On the question that the clause be read a second time,

Mr. Gladstone

did not deny that there might be cases of the kind to which the clause referred, in which difficulty and inconvenience might result to the public; but he thought the remedy proposed was one which the country would not bear. This subject involved very serious questions of interference with proprietary rights, and he did not think that the Board of Trade was at all a suitable tribunal to adjudicate on such rights. It was not, and had never been, a part of the duty of the executive government to go into nice calculations of money-matters, or arrangements of this kind. He felt that the adoption of such a proceeding was against the spirit of the Constitution, and would be giving the Government important duties of a judicial character. However, he did not say that it was not desirable that the House should take into its consideration the propriety of constituting some tribunal for the purpose. He hoped the noble Lord would not press the clause on the committee, because the power was one that could not be exercised by the Board of Trade with satisfaction to the country. With respect to the particular case mentioned by the noble Lord, he could not help observing that the clause proposed by the noble Lord could not be made to apply to it. His noble Friend had alluded to a case where only two railways existed, but his clause applied only to a case where there were three; for it directly stated, that if any one of the said companies had granted to any other of the said companies accomodation as regarded the booking of passengers, the running of carriages, or the removal of luggage, and refused to grant the same accomodation, on the same terms, to any other such company—it shall be lawful for the Lords of the said committee to order the same to be granted to the company complaining of such refusal. The clause, therefore, would be perfectly inoperative in this ease.

Mr. Jarvis

did not think that the right hon. Gentleman looked at the clause in its proper light. The right hon. Gentleman admitted the importance of the clause, but objected to have such power given to the Board of Trade, as, he said, it was an unfit tribunal to decide on such matters. By the 12th clause of the bill, he adopted that Board as a competent tribunal in a similar case, for by it, it was enacted that disputes between connecting railways were to be decided by the Board of Trade. If the objection of the right hon. Gentleman was good in the present case, surely it was equally valid against the former clause. The objection of the right hon. Gentleman to the applicability of the clause of the noble Lord to the case stated by him could be obviated by the introduction of a very few words into it. He should give the clause his warm and cordial support.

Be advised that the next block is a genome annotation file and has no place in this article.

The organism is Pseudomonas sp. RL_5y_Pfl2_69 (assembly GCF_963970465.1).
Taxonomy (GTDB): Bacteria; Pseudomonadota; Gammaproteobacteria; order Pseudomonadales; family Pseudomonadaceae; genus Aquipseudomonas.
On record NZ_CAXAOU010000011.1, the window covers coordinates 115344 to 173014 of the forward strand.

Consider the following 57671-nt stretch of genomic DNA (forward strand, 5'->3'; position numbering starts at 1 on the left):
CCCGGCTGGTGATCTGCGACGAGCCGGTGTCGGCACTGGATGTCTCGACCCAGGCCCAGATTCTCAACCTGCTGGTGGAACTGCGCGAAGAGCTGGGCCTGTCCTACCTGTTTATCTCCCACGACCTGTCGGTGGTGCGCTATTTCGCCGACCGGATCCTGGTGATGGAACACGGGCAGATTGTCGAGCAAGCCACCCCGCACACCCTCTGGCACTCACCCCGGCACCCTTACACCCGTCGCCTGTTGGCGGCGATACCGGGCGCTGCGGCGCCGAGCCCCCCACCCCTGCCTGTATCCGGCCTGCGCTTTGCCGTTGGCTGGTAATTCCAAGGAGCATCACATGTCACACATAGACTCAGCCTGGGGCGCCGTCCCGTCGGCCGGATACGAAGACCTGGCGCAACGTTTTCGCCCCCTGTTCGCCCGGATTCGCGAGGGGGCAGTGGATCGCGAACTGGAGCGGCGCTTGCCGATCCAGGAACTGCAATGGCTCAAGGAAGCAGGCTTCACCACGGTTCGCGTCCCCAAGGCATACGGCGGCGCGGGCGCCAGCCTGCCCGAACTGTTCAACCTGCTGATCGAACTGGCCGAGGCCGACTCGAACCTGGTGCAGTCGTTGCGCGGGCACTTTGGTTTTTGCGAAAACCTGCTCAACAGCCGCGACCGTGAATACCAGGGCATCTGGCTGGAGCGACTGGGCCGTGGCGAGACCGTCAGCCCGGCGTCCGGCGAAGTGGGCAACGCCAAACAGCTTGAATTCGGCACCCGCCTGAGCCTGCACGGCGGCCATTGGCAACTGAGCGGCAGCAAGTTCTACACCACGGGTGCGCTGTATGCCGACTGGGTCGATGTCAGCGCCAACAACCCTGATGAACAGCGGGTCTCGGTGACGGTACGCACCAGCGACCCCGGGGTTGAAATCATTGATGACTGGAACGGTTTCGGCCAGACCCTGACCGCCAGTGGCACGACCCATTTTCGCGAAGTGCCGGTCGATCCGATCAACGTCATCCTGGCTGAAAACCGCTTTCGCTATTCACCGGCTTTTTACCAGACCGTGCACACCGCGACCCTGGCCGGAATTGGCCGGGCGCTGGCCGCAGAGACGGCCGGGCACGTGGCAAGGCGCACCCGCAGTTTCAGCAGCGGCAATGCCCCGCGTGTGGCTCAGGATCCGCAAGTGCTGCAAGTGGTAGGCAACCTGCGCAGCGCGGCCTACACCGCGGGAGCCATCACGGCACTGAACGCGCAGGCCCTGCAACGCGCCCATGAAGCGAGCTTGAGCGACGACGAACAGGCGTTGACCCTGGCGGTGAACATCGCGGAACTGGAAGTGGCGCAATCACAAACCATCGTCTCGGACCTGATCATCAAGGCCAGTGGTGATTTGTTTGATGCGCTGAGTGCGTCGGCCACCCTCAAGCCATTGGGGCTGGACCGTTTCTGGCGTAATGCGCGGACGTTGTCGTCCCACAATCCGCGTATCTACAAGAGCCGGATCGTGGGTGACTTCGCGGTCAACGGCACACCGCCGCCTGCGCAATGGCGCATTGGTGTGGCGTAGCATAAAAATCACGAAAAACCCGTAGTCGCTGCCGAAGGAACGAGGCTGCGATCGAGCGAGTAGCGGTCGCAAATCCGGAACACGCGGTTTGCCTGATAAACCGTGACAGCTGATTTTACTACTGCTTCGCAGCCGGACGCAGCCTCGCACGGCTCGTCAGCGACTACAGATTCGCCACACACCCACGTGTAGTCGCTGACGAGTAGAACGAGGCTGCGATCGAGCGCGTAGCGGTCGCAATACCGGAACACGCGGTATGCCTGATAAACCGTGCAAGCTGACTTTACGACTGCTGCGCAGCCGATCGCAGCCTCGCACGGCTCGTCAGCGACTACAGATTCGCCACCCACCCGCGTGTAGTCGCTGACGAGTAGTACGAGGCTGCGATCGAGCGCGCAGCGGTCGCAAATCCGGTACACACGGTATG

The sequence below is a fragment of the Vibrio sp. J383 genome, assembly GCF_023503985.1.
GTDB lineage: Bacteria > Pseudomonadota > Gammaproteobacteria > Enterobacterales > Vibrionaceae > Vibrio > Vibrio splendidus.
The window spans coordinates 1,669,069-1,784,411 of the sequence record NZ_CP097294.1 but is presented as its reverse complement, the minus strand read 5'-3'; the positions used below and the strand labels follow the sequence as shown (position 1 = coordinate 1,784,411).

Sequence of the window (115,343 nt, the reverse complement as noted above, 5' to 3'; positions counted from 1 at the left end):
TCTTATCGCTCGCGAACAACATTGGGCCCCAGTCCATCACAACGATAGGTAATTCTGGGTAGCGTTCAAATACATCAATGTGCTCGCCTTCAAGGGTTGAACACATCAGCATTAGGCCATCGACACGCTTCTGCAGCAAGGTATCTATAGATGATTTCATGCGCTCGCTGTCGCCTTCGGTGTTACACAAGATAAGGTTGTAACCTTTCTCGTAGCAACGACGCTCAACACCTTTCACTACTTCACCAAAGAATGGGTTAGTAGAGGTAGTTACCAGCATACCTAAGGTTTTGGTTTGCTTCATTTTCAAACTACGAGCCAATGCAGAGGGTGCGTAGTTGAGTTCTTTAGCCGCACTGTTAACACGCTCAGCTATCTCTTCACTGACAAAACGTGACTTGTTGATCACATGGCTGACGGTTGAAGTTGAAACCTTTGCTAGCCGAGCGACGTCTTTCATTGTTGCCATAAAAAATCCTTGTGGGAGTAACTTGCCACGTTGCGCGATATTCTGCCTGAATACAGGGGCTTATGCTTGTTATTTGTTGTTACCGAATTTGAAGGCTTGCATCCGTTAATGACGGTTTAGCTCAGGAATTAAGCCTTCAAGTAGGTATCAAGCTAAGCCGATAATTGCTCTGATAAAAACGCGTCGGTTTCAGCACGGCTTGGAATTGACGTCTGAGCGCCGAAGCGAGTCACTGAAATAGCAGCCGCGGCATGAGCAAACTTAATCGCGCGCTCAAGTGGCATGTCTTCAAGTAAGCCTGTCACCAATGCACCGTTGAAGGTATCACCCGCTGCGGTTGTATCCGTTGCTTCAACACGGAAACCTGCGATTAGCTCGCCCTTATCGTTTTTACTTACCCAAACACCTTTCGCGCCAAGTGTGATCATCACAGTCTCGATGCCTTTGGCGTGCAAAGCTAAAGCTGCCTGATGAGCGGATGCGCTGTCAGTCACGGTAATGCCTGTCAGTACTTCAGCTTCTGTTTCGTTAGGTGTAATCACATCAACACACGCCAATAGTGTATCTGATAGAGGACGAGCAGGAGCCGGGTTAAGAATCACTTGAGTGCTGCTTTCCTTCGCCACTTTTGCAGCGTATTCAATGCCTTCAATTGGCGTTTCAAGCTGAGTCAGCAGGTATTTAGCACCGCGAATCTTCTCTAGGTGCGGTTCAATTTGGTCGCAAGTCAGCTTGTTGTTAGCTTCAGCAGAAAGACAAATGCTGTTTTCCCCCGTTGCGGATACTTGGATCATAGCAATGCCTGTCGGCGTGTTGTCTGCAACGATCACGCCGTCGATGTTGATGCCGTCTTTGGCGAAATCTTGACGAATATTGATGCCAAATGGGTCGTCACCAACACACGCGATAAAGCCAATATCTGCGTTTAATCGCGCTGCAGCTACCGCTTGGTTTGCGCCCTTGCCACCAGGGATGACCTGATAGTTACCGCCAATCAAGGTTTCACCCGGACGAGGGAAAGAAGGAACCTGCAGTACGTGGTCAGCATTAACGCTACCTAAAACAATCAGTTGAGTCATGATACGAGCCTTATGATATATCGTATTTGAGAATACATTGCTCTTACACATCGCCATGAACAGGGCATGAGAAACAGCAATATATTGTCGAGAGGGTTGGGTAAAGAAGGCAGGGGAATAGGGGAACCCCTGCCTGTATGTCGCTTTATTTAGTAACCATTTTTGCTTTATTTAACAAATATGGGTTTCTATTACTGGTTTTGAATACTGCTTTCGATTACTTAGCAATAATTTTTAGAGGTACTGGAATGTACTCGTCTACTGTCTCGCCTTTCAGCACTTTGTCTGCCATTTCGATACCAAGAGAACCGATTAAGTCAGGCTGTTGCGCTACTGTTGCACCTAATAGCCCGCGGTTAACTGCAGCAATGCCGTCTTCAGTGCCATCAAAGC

Viscount Sandon

said, that this clause would only apply to three railways in the kingdom, and he did not think that under such circumstances they should have a general enactment which might seriously affect many other railroads. He thought too, that the clause was unnecessary, and having prevented the Board of Trade from interfering generally with railway management, it would be inconsistent to place the power on its hands of interfering in this particular case.

Lord Seymour

said, that by adopting the clause, the House would throw on the Board of Trade the onus of performing duties which it was utterly impossible it could perform in a satisfactory manner.

Mr. Grimsditch

supported the clause, considering it to be absolutely necessary that the Board of Trade should have power to interfere in this instance, such interference being absolutely necessary for the public convenience.

Mr. Gladstone

observed, that by the former act as well as by the bill before the House, the Board of Trade had the power of interfering in cases in which the public safety was involved; but the Legislature had never yet given that Board the power of interfering in cases only involving public convenience, and he trusted never would.

Mr. Wallace

thought, that the noble Lord had made out a most excellent case, and that not one word had yet been said in answer to it. When the right hon. Gentleman said—"Don't let us legislate on these small points, the Board of Trade can do every thing so well, and will have only to suggest to the railway companies what is right," would the right hon. Gentleman say, that the Board of Trade would make suggestions as regarded the case stated by the noble Lord?

Dr. Bowring

doubted whether the noble Lord would gain the object he had in view by pressing the clause to a division. For his own part, he doubted whether the Board of Trade was the best tribunal to determine disputes of this kind. It was allowed, however, that the present system, as regarded such cases as had been mentioned by the noble Lord, was defective, and he trusted something would be done in the shape of a remedy. He thought that it would be better that the House should not come to a division on the point that night; he would suggest, therefore, that the matter should be left for consideration.

Mr. Gladstone

said, that he could not consent to the proposal of the noble Lord. The subject was one which included various considerations; and he deprecated a hasty decision on the subject. He believed that the clause of the noble Lord was one which could not be carried into effect.

Lord R. Grosvenor

knew, from personal communications, that a great many extensive proprietors of railways were anxious that in cases of clashing duties the matter should be referred to the jurisdiction of the Board of Trade. He should certainly press the clause to a division, unless he had a pledge from his right hon. Friend that the Government and Board of Trade would take up the case.